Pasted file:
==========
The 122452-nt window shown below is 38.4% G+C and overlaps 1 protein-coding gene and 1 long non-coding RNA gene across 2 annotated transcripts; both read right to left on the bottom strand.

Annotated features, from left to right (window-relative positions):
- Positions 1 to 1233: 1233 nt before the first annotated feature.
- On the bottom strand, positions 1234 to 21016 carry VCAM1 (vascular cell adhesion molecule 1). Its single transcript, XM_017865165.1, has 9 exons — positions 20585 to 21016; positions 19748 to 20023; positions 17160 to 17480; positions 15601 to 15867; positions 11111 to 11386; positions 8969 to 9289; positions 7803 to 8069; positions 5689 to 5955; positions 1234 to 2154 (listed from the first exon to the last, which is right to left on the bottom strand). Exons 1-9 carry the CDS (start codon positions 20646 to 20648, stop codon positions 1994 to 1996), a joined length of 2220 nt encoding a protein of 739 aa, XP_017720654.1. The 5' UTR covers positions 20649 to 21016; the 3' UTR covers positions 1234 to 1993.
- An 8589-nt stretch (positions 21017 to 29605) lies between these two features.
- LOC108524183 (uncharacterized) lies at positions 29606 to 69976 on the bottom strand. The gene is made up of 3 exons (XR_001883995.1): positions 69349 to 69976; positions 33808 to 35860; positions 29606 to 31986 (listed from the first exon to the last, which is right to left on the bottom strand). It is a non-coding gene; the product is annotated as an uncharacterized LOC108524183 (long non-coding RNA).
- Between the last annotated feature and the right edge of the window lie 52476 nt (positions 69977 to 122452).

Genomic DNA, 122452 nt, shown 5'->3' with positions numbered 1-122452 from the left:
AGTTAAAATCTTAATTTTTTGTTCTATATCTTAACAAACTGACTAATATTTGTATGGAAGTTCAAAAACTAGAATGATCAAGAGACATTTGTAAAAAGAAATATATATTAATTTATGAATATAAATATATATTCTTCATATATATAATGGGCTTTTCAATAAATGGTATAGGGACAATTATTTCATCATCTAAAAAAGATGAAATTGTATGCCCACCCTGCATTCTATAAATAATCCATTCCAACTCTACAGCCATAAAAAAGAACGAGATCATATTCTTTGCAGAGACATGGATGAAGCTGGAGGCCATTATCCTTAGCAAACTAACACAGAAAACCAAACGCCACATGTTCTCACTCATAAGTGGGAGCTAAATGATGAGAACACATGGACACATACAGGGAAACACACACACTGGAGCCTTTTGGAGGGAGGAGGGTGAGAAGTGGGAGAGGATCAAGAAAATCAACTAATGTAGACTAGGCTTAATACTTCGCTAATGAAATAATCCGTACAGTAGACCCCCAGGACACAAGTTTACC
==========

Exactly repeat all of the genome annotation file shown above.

The 122452-nt window shown below is 38.4% G+C and overlaps 1 protein-coding gene and 1 long non-coding RNA gene across 2 annotated transcripts; both read right to left on the bottom strand.

Annotated features, from left to right (window-relative positions):
- Positions 1 to 1233: 1233 nt before the first annotated feature.
- On the bottom strand, positions 1234 to 21016 carry VCAM1 (vascular cell adhesion molecule 1). Its single transcript, XM_017865165.1, has 9 exons — positions 20585 to 21016; positions 19748 to 20023; positions 17160 to 17480; positions 15601 to 15867; positions 11111 to 11386; positions 8969 to 9289; positions 7803 to 8069; positions 5689 to 5955; positions 1234 to 2154 (listed from the first exon to the last, which is right to left on the bottom strand). Exons 1-9 carry the CDS (start codon positions 20646 to 20648, stop codon positions 1994 to 1996), a joined length of 2220 nt encoding a protein of 739 aa, XP_017720654.1. The 5' UTR covers positions 20649 to 21016; the 3' UTR covers positions 1234 to 1993.
- An 8589-nt stretch (positions 21017 to 29605) lies between these two features.
- LOC108524183 (uncharacterized) lies at positions 29606 to 69976 on the bottom strand. The gene is made up of 3 exons (XR_001883995.1): positions 69349 to 69976; positions 33808 to 35860; positions 29606 to 31986 (listed from the first exon to the last, which is right to left on the bottom strand). It is a non-coding gene; the product is annotated as an uncharacterized LOC108524183 (long non-coding RNA).
- Between the last annotated feature and the right edge of the window lie 52476 nt (positions 69977 to 122452).

Genomic DNA, 122452 nt, shown 5'->3' with positions numbered 1-122452 from the left:
AGTTAAAATCTTAATTTTTTGTTCTATATCTTAACAAACTGACTAATATTTGTATGGAAGTTCAAAAACTAGAATGATCAAGAGACATTTGTAAAAAGAAATATATATTAATTTATGAATATAAATATATATTCTTCATATATATAATGGGCTTTTCAATAAATGGTATAGGGACAATTATTTCATCATCTAAAAAAGATGAAATTGTATGCCCACCCTGCATTCTATAAATAATCCATTCCAACTCTACAGCCATAAAAAAGAACGAGATCATATTCTTTGCAGAGACATGGATGAAGCTGGAGGCCATTATCCTTAGCAAACTAACACAGAAAACCAAACGCCACATGTTCTCACTCATAAGTGGGAGCTAAATGATGAGAACACATGGACACATACAGGGAAACACACACACTGGAGCCTTTTGGAGGGAGGAGGGTGAGAAGTGGGAGAGGATCAAGAAAATCAACTAATGTAGACTAGGCTTAATACTTCGCTAATGAAATAATCCGTACAGTAGACCCCCAGGACACAAGTTTACC